work well. PostgreSQL also support full text index support that make
    searching ticket body content extremely fast. We also use the Slony
    replication software to keep a warm spare RT system ready to go, in
    case the primary system has a hardware problem. We really want to
    have redundancy in our ticket system because it should be up even if
    everything else is down. :slight_smile:

FTS - is one of the advantages of PostgreSQL we look for.

Thank you for help!

Agnislav Onufrijchuk
PortaOne, Inc., RT Developer
Tel: +1-866-SIP VOIP (+1 866 747 8647) ext. 7670

Meet us on April 14-15 at Booth 1202
Billing & OSS World Conference & Expo
Rio All-Suite Hotel & Casino, Las Vegas

Are these 4000 tickets per day or 4000 updates total? 100000 tickets
is not very many if you actually generate 4000 tickets per day. Do
you “shred” old tickets to remove them from your DB?

One more thing: we have 4000 transactions, but we have a number of long SELECT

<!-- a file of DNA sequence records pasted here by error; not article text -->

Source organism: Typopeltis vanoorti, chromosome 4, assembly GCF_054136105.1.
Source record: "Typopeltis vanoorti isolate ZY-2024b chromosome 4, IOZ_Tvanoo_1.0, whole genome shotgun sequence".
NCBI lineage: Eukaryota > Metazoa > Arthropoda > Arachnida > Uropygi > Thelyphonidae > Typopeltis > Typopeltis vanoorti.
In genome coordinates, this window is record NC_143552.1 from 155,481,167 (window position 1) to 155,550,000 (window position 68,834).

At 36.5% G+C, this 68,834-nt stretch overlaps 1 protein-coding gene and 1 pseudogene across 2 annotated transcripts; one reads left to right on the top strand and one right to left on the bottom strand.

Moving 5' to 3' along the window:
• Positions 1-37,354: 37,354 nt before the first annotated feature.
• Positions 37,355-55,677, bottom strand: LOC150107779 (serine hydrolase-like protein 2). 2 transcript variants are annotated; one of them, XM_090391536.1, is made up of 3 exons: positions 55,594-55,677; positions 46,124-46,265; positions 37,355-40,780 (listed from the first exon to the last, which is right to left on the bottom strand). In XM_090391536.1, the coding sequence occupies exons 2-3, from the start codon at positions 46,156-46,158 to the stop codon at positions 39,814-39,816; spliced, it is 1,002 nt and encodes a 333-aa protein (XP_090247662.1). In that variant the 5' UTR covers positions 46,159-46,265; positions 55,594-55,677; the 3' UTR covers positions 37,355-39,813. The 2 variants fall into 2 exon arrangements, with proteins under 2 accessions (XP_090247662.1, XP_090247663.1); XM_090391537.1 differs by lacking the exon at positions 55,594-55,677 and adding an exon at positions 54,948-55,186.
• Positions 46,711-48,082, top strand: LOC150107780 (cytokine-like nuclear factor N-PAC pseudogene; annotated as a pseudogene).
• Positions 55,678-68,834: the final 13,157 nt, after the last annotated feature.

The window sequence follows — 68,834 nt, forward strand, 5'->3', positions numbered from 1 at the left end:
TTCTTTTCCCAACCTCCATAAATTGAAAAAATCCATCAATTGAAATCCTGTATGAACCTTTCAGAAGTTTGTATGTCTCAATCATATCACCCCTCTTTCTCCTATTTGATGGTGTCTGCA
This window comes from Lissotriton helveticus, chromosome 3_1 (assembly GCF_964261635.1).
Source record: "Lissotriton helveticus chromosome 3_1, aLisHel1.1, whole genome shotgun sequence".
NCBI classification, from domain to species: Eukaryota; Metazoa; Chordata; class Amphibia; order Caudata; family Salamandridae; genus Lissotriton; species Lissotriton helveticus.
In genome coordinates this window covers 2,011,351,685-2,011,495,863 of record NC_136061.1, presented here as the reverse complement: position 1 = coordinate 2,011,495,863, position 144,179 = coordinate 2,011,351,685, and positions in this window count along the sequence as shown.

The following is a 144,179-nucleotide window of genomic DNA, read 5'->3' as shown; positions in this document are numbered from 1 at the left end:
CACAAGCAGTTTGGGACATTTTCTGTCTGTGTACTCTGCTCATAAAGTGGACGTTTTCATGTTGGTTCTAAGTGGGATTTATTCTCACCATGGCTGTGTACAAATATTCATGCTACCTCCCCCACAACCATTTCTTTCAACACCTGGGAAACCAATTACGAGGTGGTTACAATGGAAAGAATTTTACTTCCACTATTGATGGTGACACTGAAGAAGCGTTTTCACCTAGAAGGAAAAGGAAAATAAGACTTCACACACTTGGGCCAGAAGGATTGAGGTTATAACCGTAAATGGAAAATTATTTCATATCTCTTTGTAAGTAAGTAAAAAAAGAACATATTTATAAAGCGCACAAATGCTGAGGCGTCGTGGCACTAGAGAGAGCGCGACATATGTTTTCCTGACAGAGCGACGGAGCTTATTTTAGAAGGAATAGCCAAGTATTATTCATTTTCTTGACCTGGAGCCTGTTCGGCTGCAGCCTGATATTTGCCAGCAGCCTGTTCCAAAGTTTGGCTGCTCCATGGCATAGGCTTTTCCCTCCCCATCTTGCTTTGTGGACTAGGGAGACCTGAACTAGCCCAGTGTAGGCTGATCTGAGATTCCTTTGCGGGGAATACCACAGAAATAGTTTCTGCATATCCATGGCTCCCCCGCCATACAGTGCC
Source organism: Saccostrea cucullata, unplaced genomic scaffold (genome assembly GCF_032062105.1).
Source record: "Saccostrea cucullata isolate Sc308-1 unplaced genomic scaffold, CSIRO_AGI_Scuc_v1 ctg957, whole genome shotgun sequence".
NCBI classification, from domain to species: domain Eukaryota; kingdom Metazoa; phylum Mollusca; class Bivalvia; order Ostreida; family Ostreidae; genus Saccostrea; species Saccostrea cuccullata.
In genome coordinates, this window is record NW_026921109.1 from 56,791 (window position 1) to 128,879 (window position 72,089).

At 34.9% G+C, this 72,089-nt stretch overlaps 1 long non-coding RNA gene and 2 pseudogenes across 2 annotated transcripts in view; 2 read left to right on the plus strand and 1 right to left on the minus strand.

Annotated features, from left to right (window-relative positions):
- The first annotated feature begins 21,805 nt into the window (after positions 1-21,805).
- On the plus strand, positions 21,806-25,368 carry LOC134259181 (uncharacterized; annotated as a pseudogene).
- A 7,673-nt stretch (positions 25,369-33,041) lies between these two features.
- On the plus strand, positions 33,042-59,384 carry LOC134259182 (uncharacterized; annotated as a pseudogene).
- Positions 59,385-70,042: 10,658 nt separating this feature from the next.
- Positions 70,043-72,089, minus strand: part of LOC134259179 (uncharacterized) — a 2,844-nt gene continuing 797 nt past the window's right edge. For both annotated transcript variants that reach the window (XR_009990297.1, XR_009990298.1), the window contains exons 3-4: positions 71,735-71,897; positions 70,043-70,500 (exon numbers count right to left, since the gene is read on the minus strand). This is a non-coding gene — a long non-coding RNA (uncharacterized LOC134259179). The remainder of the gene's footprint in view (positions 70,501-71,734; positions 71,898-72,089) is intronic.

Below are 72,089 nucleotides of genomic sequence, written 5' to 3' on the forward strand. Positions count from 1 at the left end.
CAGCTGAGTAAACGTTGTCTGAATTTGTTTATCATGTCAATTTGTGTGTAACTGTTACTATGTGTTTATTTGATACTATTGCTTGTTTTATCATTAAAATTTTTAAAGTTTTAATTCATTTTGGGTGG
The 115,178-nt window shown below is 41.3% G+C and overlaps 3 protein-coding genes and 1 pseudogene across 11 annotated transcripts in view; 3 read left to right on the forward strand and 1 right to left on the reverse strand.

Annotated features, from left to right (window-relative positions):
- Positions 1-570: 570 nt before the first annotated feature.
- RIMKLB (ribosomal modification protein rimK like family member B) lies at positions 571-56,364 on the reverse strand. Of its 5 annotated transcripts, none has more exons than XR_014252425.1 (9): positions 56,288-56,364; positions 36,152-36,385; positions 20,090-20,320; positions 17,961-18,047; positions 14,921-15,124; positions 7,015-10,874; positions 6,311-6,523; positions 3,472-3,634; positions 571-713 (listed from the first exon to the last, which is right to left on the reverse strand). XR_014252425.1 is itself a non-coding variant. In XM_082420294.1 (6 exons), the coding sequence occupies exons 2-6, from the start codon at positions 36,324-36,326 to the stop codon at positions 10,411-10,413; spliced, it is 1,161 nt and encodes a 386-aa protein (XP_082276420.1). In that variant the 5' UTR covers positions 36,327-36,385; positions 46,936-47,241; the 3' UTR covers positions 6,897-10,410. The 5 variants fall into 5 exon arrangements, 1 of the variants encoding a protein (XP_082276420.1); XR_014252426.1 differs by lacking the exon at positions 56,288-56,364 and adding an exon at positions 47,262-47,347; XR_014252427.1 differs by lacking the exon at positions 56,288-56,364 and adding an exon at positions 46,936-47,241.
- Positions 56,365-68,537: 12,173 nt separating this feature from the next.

queries every day. No, we didn’t shred any of tickets yet, because currently we
use 3.4.4 version :frowning:

Agnislav Onufrijchuk
PortaOne, Inc., RT Developer
Tel: +1-866-SIP VOIP (+1 866 747 8647) ext. 7670

Meet us on April 14-15 at Booth 1202
Billing & OSS World Conference & Expo
Rio All-Suite Hotel & Casino, Las Vegas

Kenneth Marshall wrote:

Are these 4000 tickets per day or 4000 updates total? 100000 tickets
is not very many if you actually generate 4000 tickets per day. Do
you “shred” old tickets to remove them from your DB?

4000 Transactions, not tickets per day.

Good, that means every alternative will meet your needs performance-wise.

  • File system: Ext3/XFS/JFS/…?
    Use the supported/recommended one for your chosen OS.

Even if I’ll choose FreeBSD, I will not use UFS :slight_smile: It’s too slow.

Makes sense.

  • apache 2.2 or nginx?
    Apache all the way.

What advantages does it have?

The biggest advantage is the userbase for when you have a problem.

  • MySQL or Postgresql?
    We use PostgreSQL here because the release quality does not vary
    as wildly and MySQL. Check the mailing list for problems caused by
    particular versions of MySQL. If you pick a tested version, it will
    work well. PostgreSQL also support full text index support that make